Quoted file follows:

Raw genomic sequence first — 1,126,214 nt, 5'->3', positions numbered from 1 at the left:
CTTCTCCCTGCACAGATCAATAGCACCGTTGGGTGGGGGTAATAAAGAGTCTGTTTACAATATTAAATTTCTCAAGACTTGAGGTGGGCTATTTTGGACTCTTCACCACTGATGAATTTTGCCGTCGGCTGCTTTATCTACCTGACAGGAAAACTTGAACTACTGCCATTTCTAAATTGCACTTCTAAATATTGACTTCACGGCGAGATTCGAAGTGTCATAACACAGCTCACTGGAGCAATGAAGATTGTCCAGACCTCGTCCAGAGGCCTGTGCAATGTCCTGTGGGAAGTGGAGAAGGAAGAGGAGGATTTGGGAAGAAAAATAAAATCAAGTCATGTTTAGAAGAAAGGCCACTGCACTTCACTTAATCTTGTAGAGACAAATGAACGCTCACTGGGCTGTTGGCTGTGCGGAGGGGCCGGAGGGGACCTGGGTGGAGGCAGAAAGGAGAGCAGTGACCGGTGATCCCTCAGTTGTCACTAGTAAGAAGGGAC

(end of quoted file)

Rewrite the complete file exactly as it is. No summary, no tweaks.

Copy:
Raw genomic sequence first — 1,126,214 nt, 5'->3', positions numbered from 1 at the left:
CTTCTCCCTGCACAGATCAATAGCACCGTTGGGTGGGGGTAATAAAGAGTCTGTTTACAATATTAAATTTCTCAAGACTTGAGGTGGGCTATTTTGGACTCTTCACCACTGATGAATTTTGCCGTCGGCTGCTTTATCTACCTGACAGGAAAACTTGAACTACTGCCATTTCTAAATTGCACTTCTAAATATTGACTTCACGGCGAGATTCGAAGTGTCATAACACAGCTCACTGGAGCAATGAAGATTGTCCAGACCTCGTCCAGAGGCCTGTGCAATGTCCTGTGGGAAGTGGAGAAGGAAGAGGAGGATTTGGGAAGAAAAATAAAATCAAGTCATGTTTAGAAGAAAGGCCACTGCACTTCACTTAATCTTGTAGAGACAAATGAACGCTCACTGGGCTGTTGGCTGTGCGGAGGGGCCGGAGGGGACCTGGGTGGAGGCAGAAAGGAGAGCAGTGACCGGTGATCCCTCAGTTGTCACTAGTAAGAAGGGAC